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figure of some imaginable moral circle, and the hero of a true dramatic
unity.25

The revelation of human diversity in autobiography demonstrated the
“cause and consequence” of various actions, suggested parallels in the lives
of readers, and elicited their sympathy with the author. “It is no subject of
wonder, then,” McNicoll asserted, “that man should have a peculiar and ab-
sorbing interest in man, where his intellect and sympathies may expatiate
together.” He held narrative technique, sincerity, and commitment to truth
to be the touchstones of the successful autobiography. The autobiography
should consist of a “literal transcript of real life,” describe “outward cir-
cumstances, as well as inward growth,” manifest “a freshness in the details,
a simplicity in the characters, and a modest dignity in the author’s manner,”
be “characterized by an air of manly sincerity and sterling moral sense,”
and contain “evidence of a native taste for the good and the beautiful, im-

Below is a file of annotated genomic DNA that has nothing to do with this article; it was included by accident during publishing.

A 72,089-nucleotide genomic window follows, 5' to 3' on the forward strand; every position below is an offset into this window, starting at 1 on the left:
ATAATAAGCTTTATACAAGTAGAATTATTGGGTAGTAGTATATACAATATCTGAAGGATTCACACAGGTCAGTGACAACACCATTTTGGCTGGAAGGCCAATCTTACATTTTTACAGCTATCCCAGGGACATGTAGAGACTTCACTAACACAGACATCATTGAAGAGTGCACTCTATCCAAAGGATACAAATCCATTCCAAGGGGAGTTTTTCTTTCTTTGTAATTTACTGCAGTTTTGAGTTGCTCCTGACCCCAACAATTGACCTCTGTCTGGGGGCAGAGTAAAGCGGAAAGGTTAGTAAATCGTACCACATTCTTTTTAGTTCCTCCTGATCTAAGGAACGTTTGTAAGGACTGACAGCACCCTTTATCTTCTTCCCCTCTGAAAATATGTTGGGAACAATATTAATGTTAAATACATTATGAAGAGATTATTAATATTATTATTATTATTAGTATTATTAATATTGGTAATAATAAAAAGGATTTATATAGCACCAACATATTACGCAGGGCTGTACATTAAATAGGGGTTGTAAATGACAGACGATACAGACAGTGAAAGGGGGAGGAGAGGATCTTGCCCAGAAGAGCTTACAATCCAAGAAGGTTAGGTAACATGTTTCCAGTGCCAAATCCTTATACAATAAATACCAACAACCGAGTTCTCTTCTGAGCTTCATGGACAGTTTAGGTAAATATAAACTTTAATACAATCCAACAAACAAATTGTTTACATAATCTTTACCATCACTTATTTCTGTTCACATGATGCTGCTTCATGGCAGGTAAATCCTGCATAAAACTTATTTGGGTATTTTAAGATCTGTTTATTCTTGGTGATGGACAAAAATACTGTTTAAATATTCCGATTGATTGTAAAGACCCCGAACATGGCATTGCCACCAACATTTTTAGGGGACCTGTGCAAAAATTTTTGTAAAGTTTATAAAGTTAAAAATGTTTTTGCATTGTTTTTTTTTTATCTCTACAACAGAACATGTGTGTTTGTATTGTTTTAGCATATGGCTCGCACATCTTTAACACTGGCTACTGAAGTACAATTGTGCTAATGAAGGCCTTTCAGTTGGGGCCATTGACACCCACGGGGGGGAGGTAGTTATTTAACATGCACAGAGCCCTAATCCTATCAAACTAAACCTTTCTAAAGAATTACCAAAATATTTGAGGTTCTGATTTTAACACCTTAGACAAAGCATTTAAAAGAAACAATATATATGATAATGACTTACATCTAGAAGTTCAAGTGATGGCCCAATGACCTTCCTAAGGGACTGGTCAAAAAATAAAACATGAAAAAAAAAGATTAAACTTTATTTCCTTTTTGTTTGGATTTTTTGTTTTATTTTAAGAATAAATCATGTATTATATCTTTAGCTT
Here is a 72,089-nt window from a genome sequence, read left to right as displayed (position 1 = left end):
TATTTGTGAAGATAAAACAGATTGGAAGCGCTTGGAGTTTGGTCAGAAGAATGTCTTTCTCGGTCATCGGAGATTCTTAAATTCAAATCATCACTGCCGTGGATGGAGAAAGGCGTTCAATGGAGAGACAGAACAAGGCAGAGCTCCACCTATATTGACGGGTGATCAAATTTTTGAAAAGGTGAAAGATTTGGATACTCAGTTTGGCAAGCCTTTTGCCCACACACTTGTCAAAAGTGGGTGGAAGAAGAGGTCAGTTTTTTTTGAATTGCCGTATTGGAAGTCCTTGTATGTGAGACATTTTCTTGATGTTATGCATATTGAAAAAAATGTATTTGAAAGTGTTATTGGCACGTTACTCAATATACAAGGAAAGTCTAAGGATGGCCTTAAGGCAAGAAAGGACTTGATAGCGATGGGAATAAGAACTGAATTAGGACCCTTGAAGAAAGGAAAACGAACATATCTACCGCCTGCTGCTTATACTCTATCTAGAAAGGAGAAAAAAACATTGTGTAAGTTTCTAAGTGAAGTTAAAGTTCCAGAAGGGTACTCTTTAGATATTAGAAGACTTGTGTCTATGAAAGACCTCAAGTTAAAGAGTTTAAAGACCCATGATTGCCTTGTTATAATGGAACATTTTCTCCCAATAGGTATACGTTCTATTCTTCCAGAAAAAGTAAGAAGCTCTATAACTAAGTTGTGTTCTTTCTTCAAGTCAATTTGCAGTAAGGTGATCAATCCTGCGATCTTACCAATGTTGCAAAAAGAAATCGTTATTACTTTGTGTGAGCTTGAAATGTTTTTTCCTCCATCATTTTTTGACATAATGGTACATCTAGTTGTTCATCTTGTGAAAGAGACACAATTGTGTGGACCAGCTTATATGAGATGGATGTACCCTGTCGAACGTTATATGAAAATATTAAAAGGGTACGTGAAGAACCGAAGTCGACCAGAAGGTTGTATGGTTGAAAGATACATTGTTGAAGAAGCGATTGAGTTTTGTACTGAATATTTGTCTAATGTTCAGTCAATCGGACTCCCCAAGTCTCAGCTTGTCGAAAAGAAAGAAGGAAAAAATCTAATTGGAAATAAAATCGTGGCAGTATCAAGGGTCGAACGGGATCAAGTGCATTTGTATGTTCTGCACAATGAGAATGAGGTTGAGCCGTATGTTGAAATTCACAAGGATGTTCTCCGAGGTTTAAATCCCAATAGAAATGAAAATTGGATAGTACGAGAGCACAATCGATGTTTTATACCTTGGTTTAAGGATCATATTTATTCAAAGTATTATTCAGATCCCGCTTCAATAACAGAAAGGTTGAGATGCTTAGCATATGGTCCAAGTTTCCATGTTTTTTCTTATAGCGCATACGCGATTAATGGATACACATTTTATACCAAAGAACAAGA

proved by diligent self-culture.”26

Convinced that the interesting and instructive autobiography bore little
relation to the fame or attainments of the autobiographer, McNicoll insist-
ed that “the detailed story would have at once the charm of fiction and the
persuasiveness of truth." He concluded: “Truth, however desultory, will
manifest a beauty of its own; however disconnected, its parts will finally
cohere." Continuation of the interest in autobiography

seems to demand only, what may be termed genuineness in the narra-
tive, and directness in the narrator. . . . In all these confessions, how-
ever, we look for a certain openness and freedom, and even a simplicity
of speech . . . insisting only that the writer reveal himself, with real can-
dour, or through some transparent artifice, and that all his cunning and
duplicity, though so great as to include self-deception, shall not deceive
us
. . . . All extra-literal matter, if not put in with artist-like, judicious
touches, tends to destroy vraisemblance, and cause endless contradic-
tions.27

Since publishing his Narrative in 1845, Douglass had learned a great
deal about the formal characteristics of autobiographical writings. In his
newspapers Douglass regularly reviewed such literary magazines as the

25. Ibid., 4.

26. Ibid., 3, 8, 10-11. See also Atlantic Monthly, 3: 650-51 (May 1859), 4: 770-73 (December
1859).

27. McNicoll, Essays, 5, 8-10. See also Atlantic Monthly, 4: 770-73 (December 1859).

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